Philadelphia Bridge Sparked Growth of Prestressed Concrete in the U.S.

Serial Information: Civil Engineering—ASCE, 1977, Vol. 47, Issue 10, Pg. 118-120

Document Type: Feature article

Abstract: Prestressing has been used for centuries. For instance, iron bands were heat-shrunk over built-up wooden wheels to increase their resistance to damage. In 1888, a man named Jackson from San Francisco first applied controlled stresses to concrete by tensioning steel rods. Since engineers of those days were unaware of the plastic strain of both steel and concrete, Jackson's prestressing soon disappeared. Ultimately, commercial prestressed concrete came about only after development of high-yield-strength prestressing steel and high-strength concrete. As the 20th century wore on, prestressing grew, then was interrupted by World War II. The war over, most bridges over the Rhine and other major rivers in Europe lay in ruins. Further, there was a great shortage of steel productive capacity. Thus, a great impetus to innovative use of prestressed concrete for long-span bridges throughout Europe. In 1949, Philadelphia built the first major prestressed concrete bridge in the U.S. This greatly impressed American engineers, spurring the growth of prestressed concrete both in bridges and buildings.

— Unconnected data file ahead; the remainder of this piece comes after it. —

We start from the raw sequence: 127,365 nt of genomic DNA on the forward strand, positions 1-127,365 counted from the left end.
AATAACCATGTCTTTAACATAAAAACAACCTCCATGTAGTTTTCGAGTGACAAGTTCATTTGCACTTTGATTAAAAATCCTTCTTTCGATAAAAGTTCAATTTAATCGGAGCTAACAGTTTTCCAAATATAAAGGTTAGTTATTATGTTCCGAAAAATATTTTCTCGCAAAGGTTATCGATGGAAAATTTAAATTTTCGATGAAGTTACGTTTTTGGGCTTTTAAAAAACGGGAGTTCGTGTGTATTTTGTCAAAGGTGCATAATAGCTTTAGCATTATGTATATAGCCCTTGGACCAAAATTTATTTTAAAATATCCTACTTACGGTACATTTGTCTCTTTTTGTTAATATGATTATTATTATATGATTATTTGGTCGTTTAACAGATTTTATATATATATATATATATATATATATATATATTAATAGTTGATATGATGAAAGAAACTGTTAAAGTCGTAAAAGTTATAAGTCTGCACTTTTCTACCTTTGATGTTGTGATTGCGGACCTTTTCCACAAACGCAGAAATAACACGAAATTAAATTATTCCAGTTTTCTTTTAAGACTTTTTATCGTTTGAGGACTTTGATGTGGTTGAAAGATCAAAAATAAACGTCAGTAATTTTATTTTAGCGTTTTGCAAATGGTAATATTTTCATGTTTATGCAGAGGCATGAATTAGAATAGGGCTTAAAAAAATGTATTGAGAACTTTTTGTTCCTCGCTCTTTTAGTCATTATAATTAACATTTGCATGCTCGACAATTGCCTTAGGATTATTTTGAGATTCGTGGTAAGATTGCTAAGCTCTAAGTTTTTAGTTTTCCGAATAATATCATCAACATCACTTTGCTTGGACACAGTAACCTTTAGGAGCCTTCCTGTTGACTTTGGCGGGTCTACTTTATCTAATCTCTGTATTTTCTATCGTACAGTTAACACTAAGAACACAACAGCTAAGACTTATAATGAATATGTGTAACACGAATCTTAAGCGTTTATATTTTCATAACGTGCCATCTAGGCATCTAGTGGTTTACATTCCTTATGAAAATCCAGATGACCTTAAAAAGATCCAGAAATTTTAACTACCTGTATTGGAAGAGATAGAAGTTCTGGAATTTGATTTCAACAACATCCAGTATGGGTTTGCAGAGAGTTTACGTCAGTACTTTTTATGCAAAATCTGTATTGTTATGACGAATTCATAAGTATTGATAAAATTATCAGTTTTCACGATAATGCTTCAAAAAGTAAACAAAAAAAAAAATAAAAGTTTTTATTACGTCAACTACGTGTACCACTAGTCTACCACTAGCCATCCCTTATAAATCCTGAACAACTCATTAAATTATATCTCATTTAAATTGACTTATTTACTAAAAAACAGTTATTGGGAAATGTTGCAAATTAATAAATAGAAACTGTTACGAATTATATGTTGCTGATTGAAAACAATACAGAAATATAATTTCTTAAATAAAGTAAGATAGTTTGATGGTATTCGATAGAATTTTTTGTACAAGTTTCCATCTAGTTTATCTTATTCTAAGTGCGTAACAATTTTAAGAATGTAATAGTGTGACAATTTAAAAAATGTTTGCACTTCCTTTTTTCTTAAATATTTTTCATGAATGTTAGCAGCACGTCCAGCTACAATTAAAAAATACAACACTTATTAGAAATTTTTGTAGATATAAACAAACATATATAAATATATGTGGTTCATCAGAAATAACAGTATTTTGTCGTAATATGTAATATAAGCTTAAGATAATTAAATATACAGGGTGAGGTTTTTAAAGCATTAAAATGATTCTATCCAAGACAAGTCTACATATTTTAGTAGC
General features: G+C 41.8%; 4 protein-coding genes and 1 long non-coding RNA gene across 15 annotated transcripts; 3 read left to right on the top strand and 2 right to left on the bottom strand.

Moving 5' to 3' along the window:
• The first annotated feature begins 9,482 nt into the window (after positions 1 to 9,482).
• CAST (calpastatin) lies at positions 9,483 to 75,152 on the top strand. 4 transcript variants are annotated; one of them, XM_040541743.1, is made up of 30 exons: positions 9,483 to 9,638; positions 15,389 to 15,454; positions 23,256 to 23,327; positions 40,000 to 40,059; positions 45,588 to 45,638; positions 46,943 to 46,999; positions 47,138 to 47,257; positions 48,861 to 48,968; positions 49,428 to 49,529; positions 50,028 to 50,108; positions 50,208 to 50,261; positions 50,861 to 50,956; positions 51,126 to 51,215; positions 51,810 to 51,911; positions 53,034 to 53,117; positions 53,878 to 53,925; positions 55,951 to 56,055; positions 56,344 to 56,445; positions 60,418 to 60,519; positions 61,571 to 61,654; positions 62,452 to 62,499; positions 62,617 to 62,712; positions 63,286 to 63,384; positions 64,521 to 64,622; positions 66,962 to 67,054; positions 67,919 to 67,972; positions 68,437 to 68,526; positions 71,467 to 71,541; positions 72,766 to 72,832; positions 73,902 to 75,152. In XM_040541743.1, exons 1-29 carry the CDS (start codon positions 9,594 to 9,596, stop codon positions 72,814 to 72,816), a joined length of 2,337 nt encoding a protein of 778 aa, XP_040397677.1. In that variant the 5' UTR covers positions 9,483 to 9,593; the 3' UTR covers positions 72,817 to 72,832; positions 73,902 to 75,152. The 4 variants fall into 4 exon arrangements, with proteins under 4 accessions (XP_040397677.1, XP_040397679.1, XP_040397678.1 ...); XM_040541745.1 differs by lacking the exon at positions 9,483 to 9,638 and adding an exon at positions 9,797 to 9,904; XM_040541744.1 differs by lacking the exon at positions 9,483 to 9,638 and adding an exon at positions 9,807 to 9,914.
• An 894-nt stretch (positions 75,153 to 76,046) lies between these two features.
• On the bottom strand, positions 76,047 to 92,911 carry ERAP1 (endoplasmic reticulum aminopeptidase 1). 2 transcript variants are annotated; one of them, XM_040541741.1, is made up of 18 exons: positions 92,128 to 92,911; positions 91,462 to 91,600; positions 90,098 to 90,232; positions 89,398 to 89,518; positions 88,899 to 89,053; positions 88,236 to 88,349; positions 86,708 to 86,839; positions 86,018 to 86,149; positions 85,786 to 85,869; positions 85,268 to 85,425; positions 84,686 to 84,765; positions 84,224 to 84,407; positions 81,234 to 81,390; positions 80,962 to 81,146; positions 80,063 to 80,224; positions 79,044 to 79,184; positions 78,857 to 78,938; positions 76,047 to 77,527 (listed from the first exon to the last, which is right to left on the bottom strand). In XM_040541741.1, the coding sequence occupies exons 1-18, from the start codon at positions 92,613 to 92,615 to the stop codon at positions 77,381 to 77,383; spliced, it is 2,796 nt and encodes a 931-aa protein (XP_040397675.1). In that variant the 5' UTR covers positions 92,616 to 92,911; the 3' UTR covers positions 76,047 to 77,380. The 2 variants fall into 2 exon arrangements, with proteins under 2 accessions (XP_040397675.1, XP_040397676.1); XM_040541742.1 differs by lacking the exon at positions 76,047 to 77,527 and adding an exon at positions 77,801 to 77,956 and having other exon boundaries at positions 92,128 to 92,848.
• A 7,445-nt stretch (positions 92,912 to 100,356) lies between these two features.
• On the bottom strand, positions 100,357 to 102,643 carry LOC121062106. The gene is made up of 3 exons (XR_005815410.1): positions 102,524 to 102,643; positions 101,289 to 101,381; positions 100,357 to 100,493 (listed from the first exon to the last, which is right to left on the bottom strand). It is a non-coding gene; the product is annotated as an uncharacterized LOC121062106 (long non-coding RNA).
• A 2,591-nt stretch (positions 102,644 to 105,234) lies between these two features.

Subject Headings: Concrete bridges | History | Pennsylvania | Prestressed concrete |

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